The edge of thermodynamics : driven steady states in physics and biology
Author(s)Marsland, Robert Alvin, III
Massachusetts Institute of Technology. Department of Physics.
Jeremy L. England.
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From its inception, statistical mechanics has aspired to become the link between biology and physics. But classical statistical mechanics dealt primarily with systems in thermal equilibrium, where detailed balance forbids the directed motion characteristic of living things. Formal variational principles have recently been discovered for nonequilibrium systems that characterize their steady-state properties in terms of generalized thermodynamic quantities. Concrete computations using these principles can usually only be carried out in certain limiting regimes, including the near-equilibrium regime of linear response theory. But the general results provide a solid starting point for defining these regimes, demarcating the extent to which system's behavior can be understood in thermodynamic terms. I use these new results to determine the range of validity of a variational procedure for predicting the properties of near-equilibrium steady states, illustrating my conclusions with a simulation of a sheared Brownian colloid. The variational principle provides a good prediction of the average shear stress at arbitrarily high shear rates, correctly capturing the phenomenon of shear thinning. I then present the findings of an experimental collaboration, involving a specific example of a nonequilibrium structure used by living cells in the process of endocytosis. I first describe the mathematical model I developed to infer concentrations of signaling molecules that control the state of this structure from existing microscopy data. Then I show how I performed the inference, with special attention to the quantification of uncertainty, accounting for the possibility of "sloppy modes" in the high-dimensional parameter space. In the final chapter I identify a trade-off between the strength of this kind of structure and its speed of recovery from perturbations, and show how nonequilibrium driving forces can accelerate the dynamics without sacrificing mechanical integrity.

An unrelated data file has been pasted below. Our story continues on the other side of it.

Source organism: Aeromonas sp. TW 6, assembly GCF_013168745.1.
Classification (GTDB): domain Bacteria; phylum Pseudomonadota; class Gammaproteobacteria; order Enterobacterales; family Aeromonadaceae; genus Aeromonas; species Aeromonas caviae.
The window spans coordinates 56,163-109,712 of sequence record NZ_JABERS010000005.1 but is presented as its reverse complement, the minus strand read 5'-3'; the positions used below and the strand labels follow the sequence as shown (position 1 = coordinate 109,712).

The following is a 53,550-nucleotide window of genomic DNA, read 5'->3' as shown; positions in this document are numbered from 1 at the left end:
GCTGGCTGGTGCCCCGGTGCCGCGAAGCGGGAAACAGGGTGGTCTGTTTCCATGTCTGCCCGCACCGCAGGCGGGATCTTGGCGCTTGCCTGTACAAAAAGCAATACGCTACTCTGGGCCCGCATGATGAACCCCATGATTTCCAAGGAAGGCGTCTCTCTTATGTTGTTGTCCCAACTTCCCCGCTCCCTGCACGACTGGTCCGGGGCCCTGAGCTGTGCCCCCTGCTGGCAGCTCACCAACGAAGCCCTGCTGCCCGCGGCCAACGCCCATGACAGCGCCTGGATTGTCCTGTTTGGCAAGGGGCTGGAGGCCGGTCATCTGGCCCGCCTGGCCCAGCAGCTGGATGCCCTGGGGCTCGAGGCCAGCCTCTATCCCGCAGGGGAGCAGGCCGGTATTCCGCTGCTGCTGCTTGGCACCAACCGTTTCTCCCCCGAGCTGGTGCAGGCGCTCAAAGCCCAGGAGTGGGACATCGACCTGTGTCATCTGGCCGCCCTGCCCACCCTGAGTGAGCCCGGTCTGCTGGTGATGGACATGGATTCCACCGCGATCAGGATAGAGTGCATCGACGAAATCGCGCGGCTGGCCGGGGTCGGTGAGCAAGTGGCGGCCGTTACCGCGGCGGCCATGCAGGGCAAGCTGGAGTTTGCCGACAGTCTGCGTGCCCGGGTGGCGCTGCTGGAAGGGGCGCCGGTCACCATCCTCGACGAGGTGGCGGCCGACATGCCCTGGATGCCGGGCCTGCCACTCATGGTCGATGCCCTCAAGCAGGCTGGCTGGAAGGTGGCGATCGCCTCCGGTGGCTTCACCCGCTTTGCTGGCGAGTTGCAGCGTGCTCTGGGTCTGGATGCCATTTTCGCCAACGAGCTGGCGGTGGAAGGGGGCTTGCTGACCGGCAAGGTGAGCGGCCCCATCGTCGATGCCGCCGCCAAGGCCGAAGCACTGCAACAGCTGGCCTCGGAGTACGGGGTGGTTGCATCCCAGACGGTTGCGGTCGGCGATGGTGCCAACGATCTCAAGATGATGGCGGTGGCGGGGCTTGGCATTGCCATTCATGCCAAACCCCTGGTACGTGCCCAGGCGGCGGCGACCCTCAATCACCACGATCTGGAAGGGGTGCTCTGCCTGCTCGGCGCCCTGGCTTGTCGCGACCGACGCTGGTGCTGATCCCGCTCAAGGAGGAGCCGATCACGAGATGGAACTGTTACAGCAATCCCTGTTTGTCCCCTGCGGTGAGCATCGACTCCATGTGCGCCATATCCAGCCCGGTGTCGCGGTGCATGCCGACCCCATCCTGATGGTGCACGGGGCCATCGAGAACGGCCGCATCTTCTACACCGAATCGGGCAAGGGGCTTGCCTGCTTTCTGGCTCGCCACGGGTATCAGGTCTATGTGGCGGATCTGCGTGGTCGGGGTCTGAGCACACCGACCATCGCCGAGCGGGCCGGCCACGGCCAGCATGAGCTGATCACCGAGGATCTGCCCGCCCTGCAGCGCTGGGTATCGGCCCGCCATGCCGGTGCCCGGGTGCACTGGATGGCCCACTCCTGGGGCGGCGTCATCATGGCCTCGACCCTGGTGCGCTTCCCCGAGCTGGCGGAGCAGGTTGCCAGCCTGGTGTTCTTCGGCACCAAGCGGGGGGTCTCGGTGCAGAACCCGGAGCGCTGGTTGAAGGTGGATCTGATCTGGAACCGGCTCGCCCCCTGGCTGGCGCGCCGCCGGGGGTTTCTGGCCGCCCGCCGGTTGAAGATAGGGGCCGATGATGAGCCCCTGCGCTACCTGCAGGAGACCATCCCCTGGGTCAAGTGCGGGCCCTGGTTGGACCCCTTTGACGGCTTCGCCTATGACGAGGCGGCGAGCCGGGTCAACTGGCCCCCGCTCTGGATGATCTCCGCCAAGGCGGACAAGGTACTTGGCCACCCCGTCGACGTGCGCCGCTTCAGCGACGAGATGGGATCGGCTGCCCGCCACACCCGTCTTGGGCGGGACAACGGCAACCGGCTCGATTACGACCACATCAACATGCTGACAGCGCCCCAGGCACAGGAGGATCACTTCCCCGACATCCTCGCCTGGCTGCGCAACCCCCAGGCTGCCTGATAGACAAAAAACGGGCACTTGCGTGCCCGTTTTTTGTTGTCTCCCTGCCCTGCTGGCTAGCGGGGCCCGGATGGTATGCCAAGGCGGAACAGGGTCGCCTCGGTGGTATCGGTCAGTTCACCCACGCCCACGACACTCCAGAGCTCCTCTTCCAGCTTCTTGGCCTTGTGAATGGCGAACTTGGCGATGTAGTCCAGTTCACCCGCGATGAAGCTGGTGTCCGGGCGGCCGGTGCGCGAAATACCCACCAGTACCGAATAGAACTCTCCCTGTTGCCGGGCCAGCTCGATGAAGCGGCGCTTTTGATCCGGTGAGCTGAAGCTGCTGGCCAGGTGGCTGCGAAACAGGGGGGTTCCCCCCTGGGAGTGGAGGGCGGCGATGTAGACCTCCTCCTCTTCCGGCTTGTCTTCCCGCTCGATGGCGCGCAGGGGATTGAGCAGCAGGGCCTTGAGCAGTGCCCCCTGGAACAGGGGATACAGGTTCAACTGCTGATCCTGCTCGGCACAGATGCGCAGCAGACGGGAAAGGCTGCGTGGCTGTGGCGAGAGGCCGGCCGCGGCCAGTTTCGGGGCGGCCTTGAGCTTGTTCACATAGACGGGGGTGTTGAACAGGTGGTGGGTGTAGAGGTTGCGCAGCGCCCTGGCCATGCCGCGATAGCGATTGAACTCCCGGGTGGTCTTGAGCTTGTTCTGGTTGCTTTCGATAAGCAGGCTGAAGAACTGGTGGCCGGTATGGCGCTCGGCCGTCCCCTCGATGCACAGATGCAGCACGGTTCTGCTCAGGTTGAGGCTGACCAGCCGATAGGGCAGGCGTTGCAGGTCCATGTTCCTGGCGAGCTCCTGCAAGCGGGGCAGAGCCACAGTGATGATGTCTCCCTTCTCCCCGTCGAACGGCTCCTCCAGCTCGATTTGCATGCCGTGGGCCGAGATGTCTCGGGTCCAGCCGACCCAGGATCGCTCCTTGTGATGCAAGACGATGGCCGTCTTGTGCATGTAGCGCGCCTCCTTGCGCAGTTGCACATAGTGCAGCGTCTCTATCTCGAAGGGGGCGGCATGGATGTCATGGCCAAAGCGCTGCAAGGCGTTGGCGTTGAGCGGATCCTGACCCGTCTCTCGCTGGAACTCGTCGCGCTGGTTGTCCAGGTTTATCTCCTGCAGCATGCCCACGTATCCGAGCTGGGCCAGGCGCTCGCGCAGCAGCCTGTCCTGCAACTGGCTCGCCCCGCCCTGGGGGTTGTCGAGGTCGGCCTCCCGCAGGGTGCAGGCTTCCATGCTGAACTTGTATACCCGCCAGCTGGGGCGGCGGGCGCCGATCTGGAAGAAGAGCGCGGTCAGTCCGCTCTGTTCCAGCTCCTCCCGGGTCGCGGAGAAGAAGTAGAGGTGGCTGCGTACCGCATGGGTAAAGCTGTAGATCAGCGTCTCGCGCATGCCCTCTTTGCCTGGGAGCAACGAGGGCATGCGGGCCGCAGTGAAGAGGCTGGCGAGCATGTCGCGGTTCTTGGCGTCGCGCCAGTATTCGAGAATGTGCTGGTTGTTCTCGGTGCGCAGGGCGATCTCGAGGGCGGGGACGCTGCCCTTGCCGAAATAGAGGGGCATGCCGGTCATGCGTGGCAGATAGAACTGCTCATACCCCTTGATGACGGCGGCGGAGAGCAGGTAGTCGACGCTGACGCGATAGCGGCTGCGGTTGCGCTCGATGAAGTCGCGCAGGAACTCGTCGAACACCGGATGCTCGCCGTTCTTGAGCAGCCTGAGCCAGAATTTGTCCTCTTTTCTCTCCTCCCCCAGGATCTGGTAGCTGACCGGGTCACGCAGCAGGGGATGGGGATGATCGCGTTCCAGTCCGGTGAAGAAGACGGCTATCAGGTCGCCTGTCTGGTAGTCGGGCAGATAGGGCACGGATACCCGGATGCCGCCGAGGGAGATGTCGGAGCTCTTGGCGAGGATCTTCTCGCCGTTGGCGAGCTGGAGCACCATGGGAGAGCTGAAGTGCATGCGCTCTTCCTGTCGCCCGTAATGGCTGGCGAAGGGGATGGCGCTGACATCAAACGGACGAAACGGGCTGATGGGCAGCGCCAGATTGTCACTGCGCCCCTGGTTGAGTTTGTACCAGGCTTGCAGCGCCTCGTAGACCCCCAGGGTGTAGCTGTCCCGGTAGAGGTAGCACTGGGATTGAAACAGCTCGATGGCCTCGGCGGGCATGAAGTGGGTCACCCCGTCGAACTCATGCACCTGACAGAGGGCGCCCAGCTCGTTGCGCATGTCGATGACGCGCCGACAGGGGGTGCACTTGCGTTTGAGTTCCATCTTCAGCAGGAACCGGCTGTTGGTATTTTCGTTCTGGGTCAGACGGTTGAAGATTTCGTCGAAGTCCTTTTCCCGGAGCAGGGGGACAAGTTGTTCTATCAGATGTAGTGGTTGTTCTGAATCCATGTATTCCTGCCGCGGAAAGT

Thesis: Ph. D., Massachusetts Institute of Technology, Department of Physics, 2017.This electronic version was submitted by the student author. The certified thesis is available in the Institute Archives and Special Collections.Cataloged from student-submitted PDF version of thesis.Includes bibliographical references (pages 135-141).
DepartmentMassachusetts Institute of Technology. Department of Physics.
Massachusetts Institute of Technology